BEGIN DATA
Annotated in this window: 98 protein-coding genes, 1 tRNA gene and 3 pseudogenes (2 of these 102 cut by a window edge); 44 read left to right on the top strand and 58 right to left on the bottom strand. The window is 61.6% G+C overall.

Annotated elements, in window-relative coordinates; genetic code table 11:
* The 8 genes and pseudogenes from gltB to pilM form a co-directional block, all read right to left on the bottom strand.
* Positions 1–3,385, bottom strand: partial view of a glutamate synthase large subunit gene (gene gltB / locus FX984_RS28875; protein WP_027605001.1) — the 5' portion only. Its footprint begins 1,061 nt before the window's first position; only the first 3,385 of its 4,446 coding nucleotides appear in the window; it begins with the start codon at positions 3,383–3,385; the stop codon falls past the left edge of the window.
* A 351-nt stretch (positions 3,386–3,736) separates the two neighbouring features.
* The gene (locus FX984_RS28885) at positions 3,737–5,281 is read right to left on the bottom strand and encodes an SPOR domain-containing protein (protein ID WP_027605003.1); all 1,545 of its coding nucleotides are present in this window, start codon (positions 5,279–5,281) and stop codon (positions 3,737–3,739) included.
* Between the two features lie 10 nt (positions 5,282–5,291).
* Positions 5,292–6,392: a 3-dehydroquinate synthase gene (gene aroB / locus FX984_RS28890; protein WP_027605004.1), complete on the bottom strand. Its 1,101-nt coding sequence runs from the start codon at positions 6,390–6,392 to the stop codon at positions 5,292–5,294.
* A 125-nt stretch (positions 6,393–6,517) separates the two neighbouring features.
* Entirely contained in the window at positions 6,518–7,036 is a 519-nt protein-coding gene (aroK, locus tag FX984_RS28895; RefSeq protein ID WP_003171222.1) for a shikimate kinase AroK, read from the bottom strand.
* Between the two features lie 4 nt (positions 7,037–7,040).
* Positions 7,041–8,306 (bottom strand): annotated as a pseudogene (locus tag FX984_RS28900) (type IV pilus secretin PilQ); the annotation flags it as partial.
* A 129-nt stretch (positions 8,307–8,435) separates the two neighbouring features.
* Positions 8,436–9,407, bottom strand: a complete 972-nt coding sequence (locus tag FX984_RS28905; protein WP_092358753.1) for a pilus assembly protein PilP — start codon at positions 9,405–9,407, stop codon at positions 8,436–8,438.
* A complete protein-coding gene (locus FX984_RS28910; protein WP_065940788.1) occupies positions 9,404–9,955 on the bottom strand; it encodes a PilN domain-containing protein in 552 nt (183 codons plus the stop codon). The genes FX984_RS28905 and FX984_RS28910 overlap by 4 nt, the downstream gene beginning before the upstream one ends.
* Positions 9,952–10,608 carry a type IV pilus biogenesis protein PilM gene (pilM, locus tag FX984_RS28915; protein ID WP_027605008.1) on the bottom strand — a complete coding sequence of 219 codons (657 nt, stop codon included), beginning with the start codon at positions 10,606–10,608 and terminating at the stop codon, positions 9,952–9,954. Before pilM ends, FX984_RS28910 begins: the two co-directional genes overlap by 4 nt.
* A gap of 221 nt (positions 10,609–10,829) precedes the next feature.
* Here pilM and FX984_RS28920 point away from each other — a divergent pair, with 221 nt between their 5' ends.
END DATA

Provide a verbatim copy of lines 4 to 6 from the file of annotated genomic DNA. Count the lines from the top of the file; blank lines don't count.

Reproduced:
* Positions 1–3,385, bottom strand: partial view of a glutamate synthase large subunit gene (gene gltB / locus FX984_RS28875; protein WP_027605001.1) — the 5' portion only. Its footprint begins 1,061 nt before the window's first position; only the first 3,385 of its 4,446 coding nucleotides appear in the window; it begins with the start codon at positions 3,383–3,385; the stop codon falls past the left edge of the window.
* A 351-nt stretch (positions 3,386–3,736) separates the two neighbouring features.
* The gene (locus FX984_RS28885) at positions 3,737–5,281 is read right to left on the bottom strand and encodes an SPOR domain-containing protein (protein ID WP_027605003.1); all 1,545 of its coding nucleotides are present in this window, start codon (positions 5,279–5,281) and stop codon (positions 3,737–3,739) included.